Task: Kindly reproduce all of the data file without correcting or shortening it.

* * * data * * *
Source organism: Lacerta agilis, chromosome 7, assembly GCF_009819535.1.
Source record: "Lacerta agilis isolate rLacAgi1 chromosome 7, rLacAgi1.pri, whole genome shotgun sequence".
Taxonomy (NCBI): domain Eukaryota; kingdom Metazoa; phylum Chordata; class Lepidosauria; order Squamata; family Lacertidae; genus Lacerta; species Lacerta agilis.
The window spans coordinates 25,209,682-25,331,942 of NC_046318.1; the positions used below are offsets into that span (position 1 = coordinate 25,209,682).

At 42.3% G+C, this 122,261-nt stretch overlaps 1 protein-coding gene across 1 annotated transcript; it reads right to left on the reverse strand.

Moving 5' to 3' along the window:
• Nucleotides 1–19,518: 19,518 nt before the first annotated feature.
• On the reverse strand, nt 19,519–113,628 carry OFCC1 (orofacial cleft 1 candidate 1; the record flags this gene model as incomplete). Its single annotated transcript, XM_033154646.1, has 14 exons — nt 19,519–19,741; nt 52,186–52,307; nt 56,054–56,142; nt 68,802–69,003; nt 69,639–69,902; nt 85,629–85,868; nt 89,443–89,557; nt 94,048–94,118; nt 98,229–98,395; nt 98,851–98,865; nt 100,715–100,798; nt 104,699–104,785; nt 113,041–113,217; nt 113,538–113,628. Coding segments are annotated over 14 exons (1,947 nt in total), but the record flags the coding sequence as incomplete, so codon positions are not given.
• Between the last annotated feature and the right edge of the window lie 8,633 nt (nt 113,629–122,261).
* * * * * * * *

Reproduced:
Source organism: Lacerta agilis, chromosome 7, assembly GCF_009819535.1.
Source record: "Lacerta agilis isolate rLacAgi1 chromosome 7, rLacAgi1.pri, whole genome shotgun sequence".
Taxonomy (NCBI): domain Eukaryota; kingdom Metazoa; phylum Chordata; class Lepidosauria; order Squamata; family Lacertidae; genus Lacerta; species Lacerta agilis.
The window spans coordinates 25,209,682-25,331,942 of NC_046318.1; the positions used below are offsets into that span (position 1 = coordinate 25,209,682).

At 42.3% G+C, this 122,261-nt stretch overlaps 1 protein-coding gene across 1 annotated transcript; it reads right to left on the reverse strand.

Moving 5' to 3' along the window:
• Nucleotides 1–19,518: 19,518 nt before the first annotated feature.
• On the reverse strand, nt 19,519–113,628 carry OFCC1 (orofacial cleft 1 candidate 1; the record flags this gene model as incomplete). Its single annotated transcript, XM_033154646.1, has 14 exons — nt 19,519–19,741; nt 52,186–52,307; nt 56,054–56,142; nt 68,802–69,003; nt 69,639–69,902; nt 85,629–85,868; nt 89,443–89,557; nt 94,048–94,118; nt 98,229–98,395; nt 98,851–98,865; nt 100,715–100,798; nt 104,699–104,785; nt 113,041–113,217; nt 113,538–113,628. Coding segments are annotated over 14 exons (1,947 nt in total), but the record flags the coding sequence as incomplete, so codon positions are not given.
• Between the last annotated feature and the right edge of the window lie 8,633 nt (nt 113,629–122,261).